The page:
I'm interested in evaluating the suitability of a standard-gain pyramidal horn for an ultrawideband (UWB) signal. However, I've had difficulty finding reliable information about the phase response over frequency that would be needed to make this determination.
In this context, use the FCC's definition of UWB, the relevant parts of which are:
- Operates in the 3.1 GHz to 10.6 GHz range
- Bandwidth greater than 500 MHz
The application I have in mind will not need to work over every frequency in that band, just a subset of it that is approx 500-2000 MHz wide.
Considerations w/ Wideband Antennas
There are many types of "wideband" antennas that can easily meet the bandwidth requirement (log periodic, horn, etc.). However, a good UWB antenna should also have these properties (according to ):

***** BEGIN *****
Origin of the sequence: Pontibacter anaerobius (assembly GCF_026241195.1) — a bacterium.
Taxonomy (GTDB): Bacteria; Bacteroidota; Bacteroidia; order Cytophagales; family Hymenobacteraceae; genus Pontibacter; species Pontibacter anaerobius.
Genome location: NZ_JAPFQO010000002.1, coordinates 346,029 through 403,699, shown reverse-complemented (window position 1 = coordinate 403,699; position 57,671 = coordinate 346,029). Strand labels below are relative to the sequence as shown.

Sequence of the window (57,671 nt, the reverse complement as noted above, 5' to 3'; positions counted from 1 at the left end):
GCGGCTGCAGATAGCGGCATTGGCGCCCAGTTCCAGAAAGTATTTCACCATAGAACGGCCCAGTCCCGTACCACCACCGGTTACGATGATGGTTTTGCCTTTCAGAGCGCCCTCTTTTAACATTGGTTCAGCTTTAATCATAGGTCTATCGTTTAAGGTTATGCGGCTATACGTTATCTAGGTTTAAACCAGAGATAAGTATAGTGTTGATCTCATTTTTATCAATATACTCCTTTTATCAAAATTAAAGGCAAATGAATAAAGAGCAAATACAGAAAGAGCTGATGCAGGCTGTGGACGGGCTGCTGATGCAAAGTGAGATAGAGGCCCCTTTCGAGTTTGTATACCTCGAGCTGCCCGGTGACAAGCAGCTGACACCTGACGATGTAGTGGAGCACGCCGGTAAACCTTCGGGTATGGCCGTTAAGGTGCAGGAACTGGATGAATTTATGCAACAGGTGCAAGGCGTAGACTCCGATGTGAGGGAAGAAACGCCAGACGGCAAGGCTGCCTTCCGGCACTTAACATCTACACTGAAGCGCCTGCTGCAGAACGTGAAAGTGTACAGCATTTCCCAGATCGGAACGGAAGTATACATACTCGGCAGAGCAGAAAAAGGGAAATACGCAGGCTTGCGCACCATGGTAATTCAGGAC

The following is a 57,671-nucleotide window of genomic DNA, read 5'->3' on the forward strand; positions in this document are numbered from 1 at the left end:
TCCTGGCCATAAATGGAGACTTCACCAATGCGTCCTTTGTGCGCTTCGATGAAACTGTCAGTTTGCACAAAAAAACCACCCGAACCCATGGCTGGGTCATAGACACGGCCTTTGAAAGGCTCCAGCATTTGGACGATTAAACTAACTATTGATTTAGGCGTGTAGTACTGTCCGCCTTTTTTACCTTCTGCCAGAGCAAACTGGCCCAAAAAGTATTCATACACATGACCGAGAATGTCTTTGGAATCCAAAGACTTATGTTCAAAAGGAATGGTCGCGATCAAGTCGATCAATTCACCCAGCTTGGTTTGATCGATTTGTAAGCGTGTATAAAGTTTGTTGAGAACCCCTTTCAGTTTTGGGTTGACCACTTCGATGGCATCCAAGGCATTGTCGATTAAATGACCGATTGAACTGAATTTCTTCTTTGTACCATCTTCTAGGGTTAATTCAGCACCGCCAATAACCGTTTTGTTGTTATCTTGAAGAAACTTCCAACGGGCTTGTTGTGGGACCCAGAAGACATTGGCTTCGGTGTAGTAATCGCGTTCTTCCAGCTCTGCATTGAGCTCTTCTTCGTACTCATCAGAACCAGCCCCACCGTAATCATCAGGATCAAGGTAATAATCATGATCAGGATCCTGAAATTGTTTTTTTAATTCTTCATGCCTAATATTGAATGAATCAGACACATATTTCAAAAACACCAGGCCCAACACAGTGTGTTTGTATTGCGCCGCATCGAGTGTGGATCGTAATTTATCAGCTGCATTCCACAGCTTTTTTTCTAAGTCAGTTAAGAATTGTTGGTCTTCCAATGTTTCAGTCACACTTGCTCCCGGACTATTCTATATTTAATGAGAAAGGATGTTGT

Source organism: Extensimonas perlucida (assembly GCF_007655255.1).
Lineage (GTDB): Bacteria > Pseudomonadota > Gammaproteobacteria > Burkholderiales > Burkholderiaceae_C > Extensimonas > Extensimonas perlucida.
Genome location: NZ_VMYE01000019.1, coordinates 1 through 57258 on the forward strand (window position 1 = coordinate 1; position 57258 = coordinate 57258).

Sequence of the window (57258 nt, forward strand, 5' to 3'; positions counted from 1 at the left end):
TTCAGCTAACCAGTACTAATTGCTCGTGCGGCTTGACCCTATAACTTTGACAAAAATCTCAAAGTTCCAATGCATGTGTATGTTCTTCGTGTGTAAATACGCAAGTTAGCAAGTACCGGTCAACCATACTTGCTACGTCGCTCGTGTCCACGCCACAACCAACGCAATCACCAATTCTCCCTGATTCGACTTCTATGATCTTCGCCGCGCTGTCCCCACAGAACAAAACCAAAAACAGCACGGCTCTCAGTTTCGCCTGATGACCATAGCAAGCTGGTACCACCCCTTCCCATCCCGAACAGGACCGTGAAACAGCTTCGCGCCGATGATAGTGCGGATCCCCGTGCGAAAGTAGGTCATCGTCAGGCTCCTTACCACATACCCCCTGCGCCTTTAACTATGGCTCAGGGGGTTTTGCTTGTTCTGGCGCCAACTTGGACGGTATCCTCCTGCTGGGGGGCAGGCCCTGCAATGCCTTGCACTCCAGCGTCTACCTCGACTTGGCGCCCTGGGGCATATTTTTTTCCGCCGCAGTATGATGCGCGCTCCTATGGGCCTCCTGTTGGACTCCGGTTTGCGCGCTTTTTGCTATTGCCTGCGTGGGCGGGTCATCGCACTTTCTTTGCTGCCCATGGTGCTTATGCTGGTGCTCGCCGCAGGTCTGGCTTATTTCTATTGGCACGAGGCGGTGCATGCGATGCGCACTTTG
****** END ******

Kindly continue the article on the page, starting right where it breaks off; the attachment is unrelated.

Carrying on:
- Linear phase over the signal bandwidth
- Constant phase center over signal bandwidth
These conditions are necessary to prevent the UWB pulse from being distorted during transmission/reception. This is relevant to point out because many "wideband" antennas violate these conditions. E.g. a log-periodic antenna has a phase center that changes with frequency (i.e. as the frequency changes the active region changes), and some wideband antennas may have a relatively flat gain response over frequency, but might not have a linear phase over the entire band of interest.
Does a pyramidal horn antenna meet these requirements?
 Stutzman, Warren L., and Gary A. Thiele. Antenna theory and design. John Wiley & Sons, 2012.